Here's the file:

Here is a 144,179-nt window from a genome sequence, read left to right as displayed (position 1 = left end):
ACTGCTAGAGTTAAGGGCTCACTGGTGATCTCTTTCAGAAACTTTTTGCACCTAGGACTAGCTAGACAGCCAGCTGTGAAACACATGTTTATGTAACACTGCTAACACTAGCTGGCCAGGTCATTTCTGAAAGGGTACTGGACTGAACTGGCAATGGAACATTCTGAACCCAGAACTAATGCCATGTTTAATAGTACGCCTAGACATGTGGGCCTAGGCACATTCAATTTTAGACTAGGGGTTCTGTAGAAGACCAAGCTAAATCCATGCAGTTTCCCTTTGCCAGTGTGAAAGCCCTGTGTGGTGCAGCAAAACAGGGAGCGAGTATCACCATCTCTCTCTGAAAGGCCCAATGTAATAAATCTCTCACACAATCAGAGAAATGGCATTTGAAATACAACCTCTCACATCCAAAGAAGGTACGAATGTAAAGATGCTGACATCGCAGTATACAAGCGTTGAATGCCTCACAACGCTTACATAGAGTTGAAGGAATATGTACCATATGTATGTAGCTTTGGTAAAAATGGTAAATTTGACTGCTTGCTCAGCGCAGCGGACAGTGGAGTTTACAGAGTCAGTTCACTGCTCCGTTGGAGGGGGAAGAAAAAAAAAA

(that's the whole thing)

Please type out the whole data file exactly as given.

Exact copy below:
Here is a 144,179-nt window from a genome sequence, read left to right as displayed (position 1 = left end):
ACTGCTAGAGTTAAGGGCTCACTGGTGATCTCTTTCAGAAACTTTTTGCACCTAGGACTAGCTAGACAGCCAGCTGTGAAACACATGTTTATGTAACACTGCTAACACTAGCTGGCCAGGTCATTTCTGAAAGGGTACTGGACTGAACTGGCAATGGAACATTCTGAACCCAGAACTAATGCCATGTTTAATAGTACGCCTAGACATGTGGGCCTAGGCACATTCAATTTTAGACTAGGGGTTCTGTAGAAGACCAAGCTAAATCCATGCAGTTTCCCTTTGCCAGTGTGAAAGCCCTGTGTGGTGCAGCAAAACAGGGAGCGAGTATCACCATCTCTCTCTGAAAGGCCCAATGTAATAAATCTCTCACACAATCAGAGAAATGGCATTTGAAATACAACCTCTCACATCCAAAGAAGGTACGAATGTAAAGATGCTGACATCGCAGTATACAAGCGTTGAATGCCTCACAACGCTTACATAGAGTTGAAGGAATATGTACCATATGTATGTAGCTTTGGTAAAAATGGTAAATTTGACTGCTTGCTCAGCGCAGCGGACAGTGGAGTTTACAGAGTCAGTTCACTGCTCCGTTGGAGGGGGAAGAAAAAAAAAA